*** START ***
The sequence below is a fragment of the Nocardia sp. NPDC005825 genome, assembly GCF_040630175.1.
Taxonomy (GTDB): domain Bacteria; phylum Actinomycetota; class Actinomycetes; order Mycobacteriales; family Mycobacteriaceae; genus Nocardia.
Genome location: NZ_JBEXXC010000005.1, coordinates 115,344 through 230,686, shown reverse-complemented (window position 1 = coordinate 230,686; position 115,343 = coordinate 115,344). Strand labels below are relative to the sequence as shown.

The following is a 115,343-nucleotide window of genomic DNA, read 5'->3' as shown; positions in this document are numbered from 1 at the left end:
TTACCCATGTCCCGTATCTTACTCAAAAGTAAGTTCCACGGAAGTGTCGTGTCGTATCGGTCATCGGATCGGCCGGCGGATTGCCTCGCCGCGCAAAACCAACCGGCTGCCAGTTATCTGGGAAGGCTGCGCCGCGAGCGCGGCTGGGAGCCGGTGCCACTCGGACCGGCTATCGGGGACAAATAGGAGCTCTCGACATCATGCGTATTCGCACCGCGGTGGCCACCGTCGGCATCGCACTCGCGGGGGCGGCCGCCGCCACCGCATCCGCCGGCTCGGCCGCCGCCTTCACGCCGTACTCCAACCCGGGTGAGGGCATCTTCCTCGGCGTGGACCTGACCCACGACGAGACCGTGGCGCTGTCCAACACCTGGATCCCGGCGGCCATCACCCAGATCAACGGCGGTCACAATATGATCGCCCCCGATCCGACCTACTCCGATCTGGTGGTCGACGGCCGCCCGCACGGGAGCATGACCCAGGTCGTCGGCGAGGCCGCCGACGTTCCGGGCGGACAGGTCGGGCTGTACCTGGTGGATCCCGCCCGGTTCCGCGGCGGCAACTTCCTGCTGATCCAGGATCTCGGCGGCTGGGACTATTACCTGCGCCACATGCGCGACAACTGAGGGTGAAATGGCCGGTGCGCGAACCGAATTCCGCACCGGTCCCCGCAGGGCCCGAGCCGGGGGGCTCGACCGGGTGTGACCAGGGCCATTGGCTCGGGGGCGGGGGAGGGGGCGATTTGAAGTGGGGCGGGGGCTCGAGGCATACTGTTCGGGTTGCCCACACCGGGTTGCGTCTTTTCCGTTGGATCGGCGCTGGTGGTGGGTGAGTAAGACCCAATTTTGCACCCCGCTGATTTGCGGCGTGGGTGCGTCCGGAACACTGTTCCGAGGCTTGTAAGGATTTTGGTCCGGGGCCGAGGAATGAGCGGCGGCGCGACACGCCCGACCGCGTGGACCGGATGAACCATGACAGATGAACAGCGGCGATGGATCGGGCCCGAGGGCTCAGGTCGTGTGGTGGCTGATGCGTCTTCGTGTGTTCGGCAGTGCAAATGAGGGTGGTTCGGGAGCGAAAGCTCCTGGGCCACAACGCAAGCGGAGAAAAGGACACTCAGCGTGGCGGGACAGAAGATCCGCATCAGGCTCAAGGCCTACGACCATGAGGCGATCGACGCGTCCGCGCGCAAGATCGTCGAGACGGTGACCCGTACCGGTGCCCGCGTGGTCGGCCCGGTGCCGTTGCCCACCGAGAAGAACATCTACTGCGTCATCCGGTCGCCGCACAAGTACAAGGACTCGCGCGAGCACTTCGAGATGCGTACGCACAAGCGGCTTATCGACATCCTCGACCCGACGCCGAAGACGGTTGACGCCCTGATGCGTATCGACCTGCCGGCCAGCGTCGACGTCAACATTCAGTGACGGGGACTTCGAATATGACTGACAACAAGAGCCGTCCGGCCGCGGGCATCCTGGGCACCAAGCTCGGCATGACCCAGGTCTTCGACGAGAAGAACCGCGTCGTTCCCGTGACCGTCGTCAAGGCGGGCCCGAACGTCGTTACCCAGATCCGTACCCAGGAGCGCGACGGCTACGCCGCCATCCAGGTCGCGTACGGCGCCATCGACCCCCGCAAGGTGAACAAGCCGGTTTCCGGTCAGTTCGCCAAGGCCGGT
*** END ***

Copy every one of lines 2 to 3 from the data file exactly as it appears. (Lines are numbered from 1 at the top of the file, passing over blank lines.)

Taxonomy (GTDB): domain Bacteria; phylum Actinomycetota; class Actinomycetes; order Mycobacteriales; family Mycobacteriaceae; genus Nocardia.
Genome location: NZ_JBEXXC010000005.1, coordinates 115,344 through 230,686, shown reverse-complemented (window position 1 = coordinate 230,686; position 115,343 = coordinate 115,344). Strand labels below are relative to the sequence as shown.